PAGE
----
November 21, 2012

Donor puts temporary end to Waterville animal shelter's dog food emergency

Humane Society Waterville Area worries the poor economy means the shelter will once again suffer from too many dogs and not enough food

Humane Society Waterville Area is under strain to feed the dogs in its care

By Amy Calder
Staff Writer

WATERVILLE -- The Humane Society Waterville Area ran out of dog food Tuesday, prompting shelter officials to ask for donations on their Facebook page.

click image to enlarge

Dogs available for adoption sit in their cages at the Humane Society Waterville Area on Webb Road Tuesday. Shelter officials worry that a slow economy will bring in more pets and continue to strain its ability to feed its dogs.

Staff photo by Michael G. Seamans

How to help

The Humane Society Waterville Area asks that donations be mailed to the shelter at 100 Webb Road, Waterville, ME 04901. Donors can also call the shelter at 873-2430.

Shortly after the post, a man donated a week's worth of dog food.

But officials said the number of dogs at the 100 Webb Road shelter is increasing and the dog food shortage likely will continue.

"It's the economy," said shelter executive director Andrea Pasco. "People are losing their homes and moving into apartments and can't keep their dogs."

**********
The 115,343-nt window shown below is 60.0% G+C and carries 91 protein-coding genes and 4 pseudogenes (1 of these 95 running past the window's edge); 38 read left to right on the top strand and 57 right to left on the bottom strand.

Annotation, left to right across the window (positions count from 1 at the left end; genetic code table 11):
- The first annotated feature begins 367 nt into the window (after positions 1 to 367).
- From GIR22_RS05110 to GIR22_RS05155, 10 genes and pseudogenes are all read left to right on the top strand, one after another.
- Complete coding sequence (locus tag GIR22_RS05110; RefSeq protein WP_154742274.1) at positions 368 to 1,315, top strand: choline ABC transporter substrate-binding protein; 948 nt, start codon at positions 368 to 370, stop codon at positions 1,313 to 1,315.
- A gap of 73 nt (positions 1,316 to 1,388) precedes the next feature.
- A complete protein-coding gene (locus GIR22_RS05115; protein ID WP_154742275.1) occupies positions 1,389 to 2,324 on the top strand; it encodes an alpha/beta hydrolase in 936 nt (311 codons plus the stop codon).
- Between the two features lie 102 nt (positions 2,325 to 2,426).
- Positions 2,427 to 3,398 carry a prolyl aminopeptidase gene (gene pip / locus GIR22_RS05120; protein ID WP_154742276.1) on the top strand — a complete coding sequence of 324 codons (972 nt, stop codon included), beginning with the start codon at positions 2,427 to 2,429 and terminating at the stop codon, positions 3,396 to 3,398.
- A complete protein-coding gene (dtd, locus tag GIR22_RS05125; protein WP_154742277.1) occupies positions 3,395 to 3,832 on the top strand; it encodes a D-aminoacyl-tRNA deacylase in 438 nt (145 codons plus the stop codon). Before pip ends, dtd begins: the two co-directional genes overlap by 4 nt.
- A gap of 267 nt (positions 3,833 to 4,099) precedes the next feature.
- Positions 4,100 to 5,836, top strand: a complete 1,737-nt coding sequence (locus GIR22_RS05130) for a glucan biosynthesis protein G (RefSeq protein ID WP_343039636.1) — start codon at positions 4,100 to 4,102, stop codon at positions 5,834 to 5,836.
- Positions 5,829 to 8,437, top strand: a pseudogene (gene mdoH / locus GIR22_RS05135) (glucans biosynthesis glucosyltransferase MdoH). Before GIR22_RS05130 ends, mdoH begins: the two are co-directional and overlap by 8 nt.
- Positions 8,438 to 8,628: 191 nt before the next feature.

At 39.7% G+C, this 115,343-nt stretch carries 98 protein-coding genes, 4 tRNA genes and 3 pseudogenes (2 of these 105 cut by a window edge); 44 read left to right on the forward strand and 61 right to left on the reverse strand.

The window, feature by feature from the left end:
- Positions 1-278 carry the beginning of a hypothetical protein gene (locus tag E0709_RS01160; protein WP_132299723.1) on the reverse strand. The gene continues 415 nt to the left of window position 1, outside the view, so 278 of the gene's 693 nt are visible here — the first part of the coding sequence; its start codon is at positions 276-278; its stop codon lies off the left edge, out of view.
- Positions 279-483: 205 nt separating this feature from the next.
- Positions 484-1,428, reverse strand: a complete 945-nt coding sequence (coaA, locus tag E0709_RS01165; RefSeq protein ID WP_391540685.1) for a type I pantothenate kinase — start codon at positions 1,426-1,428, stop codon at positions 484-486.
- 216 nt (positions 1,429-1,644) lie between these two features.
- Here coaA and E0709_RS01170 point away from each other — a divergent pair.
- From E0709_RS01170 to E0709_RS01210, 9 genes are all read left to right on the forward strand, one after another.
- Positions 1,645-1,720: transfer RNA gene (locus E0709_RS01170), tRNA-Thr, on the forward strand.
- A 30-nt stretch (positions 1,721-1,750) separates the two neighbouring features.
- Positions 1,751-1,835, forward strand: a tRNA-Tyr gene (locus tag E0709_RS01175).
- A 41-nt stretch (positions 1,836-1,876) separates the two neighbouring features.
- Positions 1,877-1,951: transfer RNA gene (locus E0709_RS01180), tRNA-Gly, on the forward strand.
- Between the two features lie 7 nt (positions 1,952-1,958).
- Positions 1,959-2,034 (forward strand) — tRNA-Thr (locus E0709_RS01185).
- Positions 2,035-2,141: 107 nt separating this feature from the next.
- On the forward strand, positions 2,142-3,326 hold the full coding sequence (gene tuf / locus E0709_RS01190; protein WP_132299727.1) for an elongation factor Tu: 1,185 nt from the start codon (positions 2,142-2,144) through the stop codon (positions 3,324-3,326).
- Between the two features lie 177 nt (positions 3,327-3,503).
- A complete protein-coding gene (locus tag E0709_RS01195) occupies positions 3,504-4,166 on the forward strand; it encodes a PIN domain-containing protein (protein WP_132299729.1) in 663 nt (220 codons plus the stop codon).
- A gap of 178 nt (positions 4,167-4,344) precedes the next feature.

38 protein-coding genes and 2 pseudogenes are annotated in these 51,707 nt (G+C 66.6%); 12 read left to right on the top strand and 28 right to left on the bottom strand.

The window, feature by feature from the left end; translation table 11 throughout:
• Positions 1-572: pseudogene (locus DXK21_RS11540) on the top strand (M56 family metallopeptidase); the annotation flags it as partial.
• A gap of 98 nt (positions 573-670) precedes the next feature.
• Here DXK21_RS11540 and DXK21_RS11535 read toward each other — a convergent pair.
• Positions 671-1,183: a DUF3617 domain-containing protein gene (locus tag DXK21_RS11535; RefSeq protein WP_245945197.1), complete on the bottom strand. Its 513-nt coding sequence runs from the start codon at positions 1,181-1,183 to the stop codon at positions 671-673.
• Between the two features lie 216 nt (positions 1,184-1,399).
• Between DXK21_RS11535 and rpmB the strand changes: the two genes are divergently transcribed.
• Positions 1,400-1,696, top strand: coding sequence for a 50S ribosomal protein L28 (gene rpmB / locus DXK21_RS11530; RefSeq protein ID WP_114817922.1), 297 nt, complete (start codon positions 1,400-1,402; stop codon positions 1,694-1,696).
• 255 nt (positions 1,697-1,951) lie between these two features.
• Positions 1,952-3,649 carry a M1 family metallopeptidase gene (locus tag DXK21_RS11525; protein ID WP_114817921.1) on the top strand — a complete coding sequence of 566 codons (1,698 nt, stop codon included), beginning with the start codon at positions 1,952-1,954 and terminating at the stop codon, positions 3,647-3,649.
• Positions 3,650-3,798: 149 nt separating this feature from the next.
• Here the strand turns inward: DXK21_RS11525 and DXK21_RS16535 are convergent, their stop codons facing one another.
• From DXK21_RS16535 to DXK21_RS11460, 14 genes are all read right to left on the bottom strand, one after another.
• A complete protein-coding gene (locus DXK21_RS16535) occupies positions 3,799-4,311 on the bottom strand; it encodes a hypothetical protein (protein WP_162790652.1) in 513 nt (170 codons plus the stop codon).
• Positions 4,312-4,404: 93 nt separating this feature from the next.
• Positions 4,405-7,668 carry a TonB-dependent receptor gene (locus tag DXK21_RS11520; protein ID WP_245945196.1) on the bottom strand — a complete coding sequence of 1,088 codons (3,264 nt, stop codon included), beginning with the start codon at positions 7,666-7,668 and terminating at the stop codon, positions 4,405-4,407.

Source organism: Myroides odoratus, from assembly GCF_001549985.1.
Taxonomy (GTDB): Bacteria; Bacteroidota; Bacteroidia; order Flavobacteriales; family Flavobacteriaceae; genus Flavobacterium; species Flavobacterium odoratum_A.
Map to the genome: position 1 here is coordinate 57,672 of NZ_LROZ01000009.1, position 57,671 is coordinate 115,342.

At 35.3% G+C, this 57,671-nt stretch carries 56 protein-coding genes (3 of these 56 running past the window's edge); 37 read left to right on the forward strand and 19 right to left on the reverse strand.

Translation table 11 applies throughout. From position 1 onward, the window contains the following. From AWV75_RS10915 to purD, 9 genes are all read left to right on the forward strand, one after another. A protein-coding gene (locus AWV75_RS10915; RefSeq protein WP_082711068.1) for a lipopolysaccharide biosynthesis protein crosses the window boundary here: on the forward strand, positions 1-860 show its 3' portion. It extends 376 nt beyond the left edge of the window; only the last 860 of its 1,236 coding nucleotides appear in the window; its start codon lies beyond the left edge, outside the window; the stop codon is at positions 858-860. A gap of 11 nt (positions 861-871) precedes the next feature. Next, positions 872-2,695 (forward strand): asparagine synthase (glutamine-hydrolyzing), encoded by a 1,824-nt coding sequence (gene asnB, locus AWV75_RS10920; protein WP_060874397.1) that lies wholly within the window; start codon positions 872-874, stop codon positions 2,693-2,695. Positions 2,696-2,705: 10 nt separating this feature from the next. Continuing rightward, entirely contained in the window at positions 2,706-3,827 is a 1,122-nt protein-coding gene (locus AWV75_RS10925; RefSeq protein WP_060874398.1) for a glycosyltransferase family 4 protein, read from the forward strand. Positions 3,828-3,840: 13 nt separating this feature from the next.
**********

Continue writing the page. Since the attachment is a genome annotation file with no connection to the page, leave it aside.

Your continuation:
Some dogs have been brought to the shelter by their owners, while others are strays that have been found after being lost or abandoned.

In recent years, fewer dogs have been adopted than in the past. Many people who would like to adopt pets find they cannot afford it in this economy, she said.

The shelter has more than 35 dogs, 107 cats, two guinea pigs, nine rabbits and six rats.

"We are so full and we have so many lovely dogs," she said. "It's tough. We have lab mixes, pit mixes, huskies, a lot of mutts. So many of them have just really nice temperaments."

The increase in dogs started a couple of months ago. In October, the shelter did a big push to try to get six dogs adopted who had been there six months to a year. Pasco said the adoption fee was reduced and all six were adopted.

The shelter operates on about $450,000 a year and gets about 75 percent of its funding from donations. The rest is from small grants and fees charged to 29 communities the shelter serves in Kennebec, Somerset and Waldo counties, Pasco said.

People may bring dog food donations to the shelter and leave them outside the front door or at the staff door in back of the building if no one is there, she said. She asks that donors leave their name and address so that the shelter can send thank-you notes. Dry and canned medium quality dog food works best, she said. People also may bring cat food, particularly canned, because cats who are sick and recovering need softer food.

"We can use any donations -- donations of food, blankets and towels, and financial donations are extremely appreciated," Pasco said. "We're so grateful for donations. It's what allows us to really meet our mission of providing homes for these animals until they can find their forever homes."

Volunteers also are needed to walk dogs and socialize with the animals, she said.

At the shelter Tuesday afternoon, dogs barked loudly from their cages and jumped as visitors approached. Some were quieter, wagging their tails and pressing their noses to the cage doors.

Amy Calder -- 861-9247

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